- Spoon 1 tablespoon Poppy Curd into each cavity and use your finger to flatten the curd so it fully covers the bottom in an even layer. Next, spoon 1 to 2 teaspoons apricot jam in the center of the poppy curd so it fills the rest of the cavity (do not overfill or jam will spill out and burn in the oven). Sprinkle a large pinch of the cold Cornmeal Posipka around the edge of each kolach.
- Bake both sets, rotating the baking sheets front to back and top to bottom halfway through cooking, until the kolaches are golden brown, about 30 minutes. Remove the baking sheets from the oven and let cool for 10 minutes. Using a metal spatula, transfer the kolaches to a wire rack and let cool completely.
20 minutes, plus overnight chilling. Makes 2 cups.
- 1 cup poppy seeds
- 1 lemon
- ½ cup plus 1 tablespoon whole milk
- ¼ cup granulated sugar
- ¼ cup honey
- 2 ½ tablespoons unsalted butter
- 1 teaspoon fine sea salt
- 1 large egg
- Using a coffee or spice grinder, work in batches to process the poppy seeds into a fine meal, stopping before they begin to clump. Transfer the ground poppy seeds to a medium bowl. Using a Microplane grater, zest the lemon and let it fall over the poppy seeds in the bowl. Set a fine strainer over the bowl. Squeeze the juice from the lemon (you should get about 2 tablespoons) into a bowl and reserve.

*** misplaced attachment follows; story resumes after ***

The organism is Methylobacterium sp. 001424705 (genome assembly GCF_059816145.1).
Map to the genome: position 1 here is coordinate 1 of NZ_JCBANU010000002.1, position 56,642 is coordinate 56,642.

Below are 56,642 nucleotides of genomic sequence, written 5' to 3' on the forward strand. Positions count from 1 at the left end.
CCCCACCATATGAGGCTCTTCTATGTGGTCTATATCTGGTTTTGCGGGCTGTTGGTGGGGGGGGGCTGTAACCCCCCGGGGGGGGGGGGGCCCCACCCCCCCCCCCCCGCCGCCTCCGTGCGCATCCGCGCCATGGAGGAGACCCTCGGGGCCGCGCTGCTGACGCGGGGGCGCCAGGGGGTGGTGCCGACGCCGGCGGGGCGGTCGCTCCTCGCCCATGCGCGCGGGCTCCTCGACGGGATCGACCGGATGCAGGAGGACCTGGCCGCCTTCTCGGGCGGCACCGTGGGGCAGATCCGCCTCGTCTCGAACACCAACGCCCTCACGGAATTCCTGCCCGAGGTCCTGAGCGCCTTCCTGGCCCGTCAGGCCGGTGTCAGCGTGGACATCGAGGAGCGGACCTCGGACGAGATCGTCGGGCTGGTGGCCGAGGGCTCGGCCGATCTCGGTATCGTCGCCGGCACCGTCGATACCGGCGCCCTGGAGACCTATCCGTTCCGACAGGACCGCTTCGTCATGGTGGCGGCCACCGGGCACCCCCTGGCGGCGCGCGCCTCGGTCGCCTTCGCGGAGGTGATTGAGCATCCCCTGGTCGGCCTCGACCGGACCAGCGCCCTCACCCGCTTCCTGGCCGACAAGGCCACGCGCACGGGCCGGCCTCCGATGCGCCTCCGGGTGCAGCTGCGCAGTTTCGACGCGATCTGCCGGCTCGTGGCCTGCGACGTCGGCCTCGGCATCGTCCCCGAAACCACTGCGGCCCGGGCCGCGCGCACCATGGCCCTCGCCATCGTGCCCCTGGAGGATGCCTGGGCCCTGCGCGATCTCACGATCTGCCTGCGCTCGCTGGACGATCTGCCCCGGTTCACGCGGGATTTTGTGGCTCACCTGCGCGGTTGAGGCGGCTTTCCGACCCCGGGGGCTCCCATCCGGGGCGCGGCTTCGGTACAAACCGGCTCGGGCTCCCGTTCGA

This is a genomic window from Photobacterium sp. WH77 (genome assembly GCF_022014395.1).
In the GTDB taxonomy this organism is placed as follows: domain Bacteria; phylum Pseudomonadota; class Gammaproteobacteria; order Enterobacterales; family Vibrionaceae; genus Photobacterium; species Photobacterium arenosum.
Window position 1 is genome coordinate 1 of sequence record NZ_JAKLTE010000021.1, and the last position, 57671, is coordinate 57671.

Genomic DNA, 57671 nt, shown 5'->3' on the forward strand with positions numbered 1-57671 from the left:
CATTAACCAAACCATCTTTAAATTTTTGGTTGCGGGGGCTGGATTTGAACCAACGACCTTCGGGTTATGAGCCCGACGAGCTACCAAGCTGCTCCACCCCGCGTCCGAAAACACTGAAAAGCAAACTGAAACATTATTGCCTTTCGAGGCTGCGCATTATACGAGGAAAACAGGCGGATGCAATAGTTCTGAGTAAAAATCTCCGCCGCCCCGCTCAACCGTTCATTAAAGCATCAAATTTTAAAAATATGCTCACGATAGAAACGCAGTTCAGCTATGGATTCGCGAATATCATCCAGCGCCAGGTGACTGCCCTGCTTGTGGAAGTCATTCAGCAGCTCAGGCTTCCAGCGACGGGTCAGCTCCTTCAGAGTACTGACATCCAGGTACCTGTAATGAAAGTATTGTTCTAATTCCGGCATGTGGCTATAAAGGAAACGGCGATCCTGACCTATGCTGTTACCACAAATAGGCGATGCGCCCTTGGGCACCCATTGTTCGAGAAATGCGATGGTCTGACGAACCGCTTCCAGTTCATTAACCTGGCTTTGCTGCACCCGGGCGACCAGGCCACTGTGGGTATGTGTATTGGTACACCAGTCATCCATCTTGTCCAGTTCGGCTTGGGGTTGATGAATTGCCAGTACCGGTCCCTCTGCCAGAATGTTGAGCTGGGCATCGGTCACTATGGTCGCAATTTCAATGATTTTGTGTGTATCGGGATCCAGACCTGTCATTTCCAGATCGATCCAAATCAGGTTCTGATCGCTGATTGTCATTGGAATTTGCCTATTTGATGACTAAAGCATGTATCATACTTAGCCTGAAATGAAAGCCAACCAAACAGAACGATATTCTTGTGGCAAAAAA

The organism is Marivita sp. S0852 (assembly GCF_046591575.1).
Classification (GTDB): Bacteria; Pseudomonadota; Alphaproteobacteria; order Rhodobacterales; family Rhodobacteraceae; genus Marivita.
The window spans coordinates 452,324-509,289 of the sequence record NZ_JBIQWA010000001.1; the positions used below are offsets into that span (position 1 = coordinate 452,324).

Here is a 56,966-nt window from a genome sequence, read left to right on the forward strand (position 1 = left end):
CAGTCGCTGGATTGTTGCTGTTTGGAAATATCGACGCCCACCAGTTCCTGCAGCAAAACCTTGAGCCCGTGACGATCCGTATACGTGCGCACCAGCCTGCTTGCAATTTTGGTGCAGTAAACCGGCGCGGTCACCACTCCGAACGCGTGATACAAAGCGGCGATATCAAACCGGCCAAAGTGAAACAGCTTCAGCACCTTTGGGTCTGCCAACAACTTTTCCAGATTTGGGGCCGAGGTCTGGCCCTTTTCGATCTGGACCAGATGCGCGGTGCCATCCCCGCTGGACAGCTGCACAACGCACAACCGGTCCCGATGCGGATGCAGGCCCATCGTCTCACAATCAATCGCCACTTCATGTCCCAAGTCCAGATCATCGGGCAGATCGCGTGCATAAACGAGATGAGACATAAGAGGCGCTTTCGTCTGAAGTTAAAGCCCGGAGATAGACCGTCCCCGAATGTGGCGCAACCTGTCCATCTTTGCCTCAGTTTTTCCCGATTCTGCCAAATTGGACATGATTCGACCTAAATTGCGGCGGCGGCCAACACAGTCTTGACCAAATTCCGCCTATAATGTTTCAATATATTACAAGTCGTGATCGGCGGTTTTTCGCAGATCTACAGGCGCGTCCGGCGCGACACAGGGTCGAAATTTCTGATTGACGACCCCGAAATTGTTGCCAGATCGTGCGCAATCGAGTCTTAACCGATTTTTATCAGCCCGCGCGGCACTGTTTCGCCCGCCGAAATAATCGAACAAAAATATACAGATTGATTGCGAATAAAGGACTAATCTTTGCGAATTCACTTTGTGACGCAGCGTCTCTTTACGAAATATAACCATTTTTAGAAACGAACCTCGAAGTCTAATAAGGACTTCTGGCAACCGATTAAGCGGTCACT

- In a medium saucepan, combine the milk, sugar, honey, butter and salt and place the pan over medium heat. Whisk until the sugar dissolves and the butter melts.
- Meanwhile, whisk the egg in a small bowl to loosen. While steadily whisking, pour about 1/4 cup of the hot milk mixture into the egg to temper it. Scrape the egg-milk mixture back into the pan and quickly whisk to combine. While continuing to whisk constantly, bring the mixture to a boil, then continue cooking, still whisking constantly, until thickened and the whisk leaves a trail in the curd when dragged over the bottom of the pan, 3 to 5 minutes.
- Remove the pan from the heat and immediately pour the curd through the strainer, allowing the curd to cover the ground poppy seeds and zest. Stir to combine and then press a sheet of plastic wrap directly on the surface of the curd. Refrigerate the curd until fully chilled and thickened, at least 4 hours or overnight. Stir the curd once more before using. If not using right away, transfer the curd to a storage container and refrigerate for up to 5 days.
5 minutes, plus 30 minutes freezing time. Makes about 2 cups.
- ¼ cup plus 3 tablespoons granulated sugar
- ⅓ cup fine cornmeal
- 4 tablespoons unsalted butter, room temp
- ¼ teaspoon fine sea salt
Combine all the ingredients in a bowl and scrunch together with your hands until no butter clumps remain and small crumbs form. Crumble the mixture in an even layer on a baking sheet and freeze until firm, about 30 minutes. Transfer the crumble to a storage container and freeze until ready to use, up to 2 weeks.